Exploring art life

Queen’s alumni debut music documentary

Andrew Smyth (left) and Josh Jensen (right) pose outside of the Roxy in Toronto.
Andrew Smyth (left) and Josh Jensen (right) pose outside of the Roxy in Toronto.
Credit: 
Supplied by David Killing

Life’s challenges can be a source of fulfillment and even success, as two Queen’s alumni express in this soon-to-be-released documentary.

The Scene: An Exploration of Music in Toronto was edited and produced by Andrew Smyth, ArtSci ’10, and directed by Josh Jensen, ArtSci ’07. It’s an up close and personal documentary film about the life and times of Canadian musicians today.

Both the artists explained that while Toronto has a unique music industry, the idea of the starving artist remains a universal theme.

The film includes local Toronto bands The Ruby Spirit, The Alter Kakers and Committed to Rhyme with commentary from well-established musicians, including Tokyo Police Club, Bif Naked and Anvil.

For Jensen, it felt like a natural fit being in the creative industry and being surrounded by musicians all the time.

Smyth and Jensen’s friends supplied the rest of the cast and crew. Friends and fellow Queen’s grads David Killing, Eng ’07 David Koiter, Eng ’07, and Tim O’Reilly, ArtSci ’09, contributed to the film with camera work and audio mixing.

As for finding the bands, Jensen humorously shared how Smyth contacted one of the bands on Craigslist — one way that had the pair meeting people from different parts of the industry.

For the filmmakers, watching the artists sustain themselves was a personal story that they hoped to apply to their own lives.

Neither Jensen nor Smyth owned a camera before their DIY film project. They said they had to find cameras, lighting, audio, editing equipment and the right people for the equipment, who would also work for free.

“The advantage to doing the DIY approach is that no credit cards were maxed out in the making of this picture,” Jensen said, “but at the other end of the spectrum, you put extra stress on yourself.” Neither of them said they had solid past experience to build on for making a music documentary.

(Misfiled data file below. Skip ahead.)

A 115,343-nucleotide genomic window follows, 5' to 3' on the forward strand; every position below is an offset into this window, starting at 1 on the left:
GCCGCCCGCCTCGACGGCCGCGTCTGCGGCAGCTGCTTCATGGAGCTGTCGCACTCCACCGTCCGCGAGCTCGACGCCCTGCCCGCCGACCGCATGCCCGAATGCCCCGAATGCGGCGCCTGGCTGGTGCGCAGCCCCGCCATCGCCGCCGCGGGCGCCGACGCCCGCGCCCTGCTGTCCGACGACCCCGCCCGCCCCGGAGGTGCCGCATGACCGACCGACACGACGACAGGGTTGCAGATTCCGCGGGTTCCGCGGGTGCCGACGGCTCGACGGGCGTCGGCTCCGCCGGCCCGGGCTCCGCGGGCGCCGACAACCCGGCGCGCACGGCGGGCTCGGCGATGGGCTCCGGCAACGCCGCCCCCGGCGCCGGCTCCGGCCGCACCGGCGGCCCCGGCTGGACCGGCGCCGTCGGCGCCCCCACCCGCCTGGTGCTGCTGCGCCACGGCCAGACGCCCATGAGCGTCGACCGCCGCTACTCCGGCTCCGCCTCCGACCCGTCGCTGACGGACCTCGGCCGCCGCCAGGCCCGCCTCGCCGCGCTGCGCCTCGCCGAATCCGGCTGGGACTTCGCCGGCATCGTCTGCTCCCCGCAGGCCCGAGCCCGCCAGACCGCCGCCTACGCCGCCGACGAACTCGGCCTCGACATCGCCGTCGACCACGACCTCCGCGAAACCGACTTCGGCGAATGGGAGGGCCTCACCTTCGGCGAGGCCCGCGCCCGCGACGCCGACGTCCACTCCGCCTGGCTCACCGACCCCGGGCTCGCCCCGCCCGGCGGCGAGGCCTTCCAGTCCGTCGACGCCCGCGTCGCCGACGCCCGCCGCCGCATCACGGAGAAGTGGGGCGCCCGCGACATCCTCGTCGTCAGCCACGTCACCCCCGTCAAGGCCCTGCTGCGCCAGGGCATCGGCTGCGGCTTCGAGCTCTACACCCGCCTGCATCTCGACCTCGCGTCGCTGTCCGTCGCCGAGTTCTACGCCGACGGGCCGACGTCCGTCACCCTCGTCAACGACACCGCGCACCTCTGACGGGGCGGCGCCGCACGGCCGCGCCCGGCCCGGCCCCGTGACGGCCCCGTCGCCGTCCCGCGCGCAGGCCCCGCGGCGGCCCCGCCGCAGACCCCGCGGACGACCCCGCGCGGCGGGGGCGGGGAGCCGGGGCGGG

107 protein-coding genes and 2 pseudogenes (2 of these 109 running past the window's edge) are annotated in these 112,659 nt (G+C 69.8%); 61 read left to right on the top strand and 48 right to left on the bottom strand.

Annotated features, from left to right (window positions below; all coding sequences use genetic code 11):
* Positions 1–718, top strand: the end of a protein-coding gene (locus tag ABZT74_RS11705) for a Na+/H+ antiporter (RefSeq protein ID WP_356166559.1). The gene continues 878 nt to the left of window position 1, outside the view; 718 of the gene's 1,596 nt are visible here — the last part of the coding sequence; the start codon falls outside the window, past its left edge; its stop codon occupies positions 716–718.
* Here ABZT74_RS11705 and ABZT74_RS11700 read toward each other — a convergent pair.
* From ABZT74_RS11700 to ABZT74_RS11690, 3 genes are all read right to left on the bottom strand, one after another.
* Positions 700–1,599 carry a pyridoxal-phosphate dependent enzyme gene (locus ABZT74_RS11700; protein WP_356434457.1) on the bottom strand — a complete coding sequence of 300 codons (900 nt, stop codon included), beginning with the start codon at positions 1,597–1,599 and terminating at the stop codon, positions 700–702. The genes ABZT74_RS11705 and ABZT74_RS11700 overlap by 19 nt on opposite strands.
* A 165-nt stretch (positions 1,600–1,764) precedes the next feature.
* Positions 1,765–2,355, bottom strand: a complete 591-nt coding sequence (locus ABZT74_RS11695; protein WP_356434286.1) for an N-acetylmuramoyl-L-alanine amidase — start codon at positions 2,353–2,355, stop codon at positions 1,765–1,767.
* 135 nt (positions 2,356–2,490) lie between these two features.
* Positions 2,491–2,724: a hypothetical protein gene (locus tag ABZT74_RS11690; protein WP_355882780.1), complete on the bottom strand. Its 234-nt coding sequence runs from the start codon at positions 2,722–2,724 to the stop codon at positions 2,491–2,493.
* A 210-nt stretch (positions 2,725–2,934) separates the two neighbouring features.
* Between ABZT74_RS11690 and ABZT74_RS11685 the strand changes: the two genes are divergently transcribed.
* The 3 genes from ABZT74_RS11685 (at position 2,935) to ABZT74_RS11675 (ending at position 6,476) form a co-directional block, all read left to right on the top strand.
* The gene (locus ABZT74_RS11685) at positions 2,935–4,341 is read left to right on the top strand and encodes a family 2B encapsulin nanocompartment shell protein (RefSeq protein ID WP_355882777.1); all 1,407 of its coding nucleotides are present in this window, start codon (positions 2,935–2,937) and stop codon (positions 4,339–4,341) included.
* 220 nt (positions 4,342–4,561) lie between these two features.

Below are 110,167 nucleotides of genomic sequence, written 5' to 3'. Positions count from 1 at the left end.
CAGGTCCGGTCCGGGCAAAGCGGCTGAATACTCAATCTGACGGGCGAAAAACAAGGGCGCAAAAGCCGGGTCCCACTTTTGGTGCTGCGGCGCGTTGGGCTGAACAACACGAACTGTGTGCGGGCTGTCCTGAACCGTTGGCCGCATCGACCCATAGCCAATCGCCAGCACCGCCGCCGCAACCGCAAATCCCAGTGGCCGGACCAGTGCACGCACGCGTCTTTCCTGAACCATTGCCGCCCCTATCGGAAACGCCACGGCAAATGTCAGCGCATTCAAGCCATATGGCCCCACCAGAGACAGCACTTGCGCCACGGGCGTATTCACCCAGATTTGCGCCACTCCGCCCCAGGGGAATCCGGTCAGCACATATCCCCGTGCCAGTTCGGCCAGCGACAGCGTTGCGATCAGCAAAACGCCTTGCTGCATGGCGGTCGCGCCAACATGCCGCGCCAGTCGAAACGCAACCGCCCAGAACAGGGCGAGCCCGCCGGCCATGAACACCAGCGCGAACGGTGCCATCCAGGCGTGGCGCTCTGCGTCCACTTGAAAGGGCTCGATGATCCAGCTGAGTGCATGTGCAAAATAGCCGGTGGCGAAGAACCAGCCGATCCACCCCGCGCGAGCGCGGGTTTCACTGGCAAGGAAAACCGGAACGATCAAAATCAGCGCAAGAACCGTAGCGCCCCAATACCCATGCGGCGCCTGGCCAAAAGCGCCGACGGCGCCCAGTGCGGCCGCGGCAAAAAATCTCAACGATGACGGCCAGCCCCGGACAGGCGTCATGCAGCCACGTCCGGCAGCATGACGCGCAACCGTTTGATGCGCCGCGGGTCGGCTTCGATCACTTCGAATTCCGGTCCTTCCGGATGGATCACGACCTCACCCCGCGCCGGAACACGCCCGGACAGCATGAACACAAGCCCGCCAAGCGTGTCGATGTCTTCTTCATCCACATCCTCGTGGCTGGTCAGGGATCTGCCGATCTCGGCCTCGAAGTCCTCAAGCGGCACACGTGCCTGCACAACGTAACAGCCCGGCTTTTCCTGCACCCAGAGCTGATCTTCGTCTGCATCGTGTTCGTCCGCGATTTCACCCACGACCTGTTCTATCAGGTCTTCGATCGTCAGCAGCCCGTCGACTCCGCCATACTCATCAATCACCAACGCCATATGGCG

It was mostly trial-and-error, both said, and they constantly had to balance the need to pay the rent while doing what they really loved.

Luckily, the forgiving format of a documentary allowed them to piece together, as well as unfold, the story naturally. The entire project took about a year from concept to screen.

“The arc of the film kind of follows the career of a band,” Jensen said, “from inception to songwriting, to playing live, recording, getting representation [and] touring.”

A musician’s life has its own challenges and rewards.

Few artists get paid, and with the Internet, they get paid even less. With touring costs, basic living necessities and unexpected costs like US working visas for American shows, it can be very daunting. Some musicians stream their music online for free, in hopes of enticing people to buy their show tickets or merchandise.

In Toronto, the sheer amount of musicians playing in the same genre, Smyth said, in the same venue and on the same night makes it hard to get noticed.

“It sort of becomes very mindblowing when you start to think about how these bands actually support themselves,” Smyth said.

In this light, the film celebrates those who are willing to keep playing for the love of the music.

For Smyth, the idea of fighting for an artistic income is very real. He was an unpaid intern in Toronto’s film industry.

“I got very frustrated trying to support myself in a creative industry,” Smyth said, “and I had these lingering questions about how music, another creative industry, is able to support the people that work with it.”

At the end of the month, Smyth and Jensen will be coming full circle by screening their film at Queen’s, where they were first introduced to the art of film.

“We’re very excited to have this opportunity to come back to campus and show it so hopefully we’ll get a crowd out,” Smyth said.

The Scene: An Exploration of Music in Toronto will be shown at a free screening on Nov. 22 at 3 p.m. in Ellis Auditorium. It’s expected to be released on iTunes, VOD and DVD form in early 2014.

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